SARASOTA — Sen. Joe Biden made a pitch to middle-class Americans during a campaign stop in Florida on Wednesday, saying the country's firefighters, police officers, teachers, salesmen and white-collar workers are "under siege."
"Barack Obama gets it," said Biden, the Democratic vice presidential candidate.
He spoke to a crowd of about 2,000 people at Sarasota's Booker High School, wrapping up a two-day swing through the state.
"There's never been an election that's more consequential than this one," Biden said. "It's literally about the reality, or lack of reality, of the American dream."
He blasted McCain spokesman Rick Davis for telling editors of the Washington Post that the presidential election would be decided on overall impressions of the candidates, not the issues.
"It's not about the issues," Biden mused. "It's about the lives of the American people."
It's about whether Americans can fill their gas tanks, make their house payments, pay for health care and college tuition, he said.
"I've never seen a time when so many people have been knocked down and the government has done so little, so little, to help them get up," he said. "This is really serious stuff, man."
Biden spoke for about 30 minutes before fielding questions from the audience.
One woman said that although she's an Obama supporter, she wonders what to tell friends who earn more than $250,000 a year and worry that an Obama-Biden victory will mean higher taxes.
"It's time to be patriotic. That's what you say to them," Biden answered.
Yes, Obama's tax plan might cost them more, "but I promise you it's not going to cost them an extra car. It's not going to cost them a vacation. It's not going to cost them a home in North Carolina," he said.
Asked how he planned to debate Republican vice presidential candidate Sarah Palin, the governor of Alaska, Biden said he will not question her readiness to be vice president.
"She was the governor of a state. She warrants respect," Biden said. "I assume that she's qualified."
Of more importance are Palin's positions on such issues as Supreme Court appointments and the war in Iraq, he said.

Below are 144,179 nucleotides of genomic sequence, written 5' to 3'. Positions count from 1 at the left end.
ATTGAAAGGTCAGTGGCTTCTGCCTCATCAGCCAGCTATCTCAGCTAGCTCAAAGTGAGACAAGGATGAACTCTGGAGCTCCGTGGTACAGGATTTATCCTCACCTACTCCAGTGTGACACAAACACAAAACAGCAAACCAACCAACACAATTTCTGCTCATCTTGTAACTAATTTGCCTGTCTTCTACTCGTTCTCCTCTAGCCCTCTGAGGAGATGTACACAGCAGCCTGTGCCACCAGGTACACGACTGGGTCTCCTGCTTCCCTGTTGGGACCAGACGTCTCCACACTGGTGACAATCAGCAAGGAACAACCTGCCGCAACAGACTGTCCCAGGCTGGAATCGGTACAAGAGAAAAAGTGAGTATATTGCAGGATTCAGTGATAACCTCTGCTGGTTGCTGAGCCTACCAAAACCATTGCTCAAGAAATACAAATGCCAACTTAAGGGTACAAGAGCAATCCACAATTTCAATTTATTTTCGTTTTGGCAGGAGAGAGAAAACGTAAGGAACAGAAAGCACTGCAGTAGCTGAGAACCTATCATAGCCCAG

In an exclusive interview with the St. Petersburg Times and Bay News 9 after the town hall meeting, Biden said he wasn't concerned that Palin would automatically draw women to the McCain ticket.
"I have never — being raised by strong women — trivialized women. … I think it's insulting to say to women who have fought all their lives to see a woman in office to say, 'By the way we'll take one under any circumstances,' " Biden said "C'mon, not the women I was raised with."
The full interview with Biden will air at 11 a.m. Sunday on Political Connections on Bay News 9.
Those who turned out to hear Biden ranged from 8-year-old Eddie Hundley to 83-year-old Helen Heathington.
Heathington said it was the first political rally she had attended in decades. After listening to Biden, she said she felt confident he and Obama would deliver on their promises.
"I'm energized," she said. "If I was 40 years younger I would really get out there and work."
That's what Hundley is doing. The third-grader has been raising money for the campaign by making and selling red-white-and-blue beaded bracelets that spell out such phrases as "Yes We Can" and "Obama for Pres." So far, he's raised $50.
Wednesday wasn't the third-grader's first time at a political event. In May, he and his grandmother traveled to Tampa to see Obama.
Times staff writer Joni James contributed to this report. Janet Zink can be reached at email@example.com or (813) 226-3401.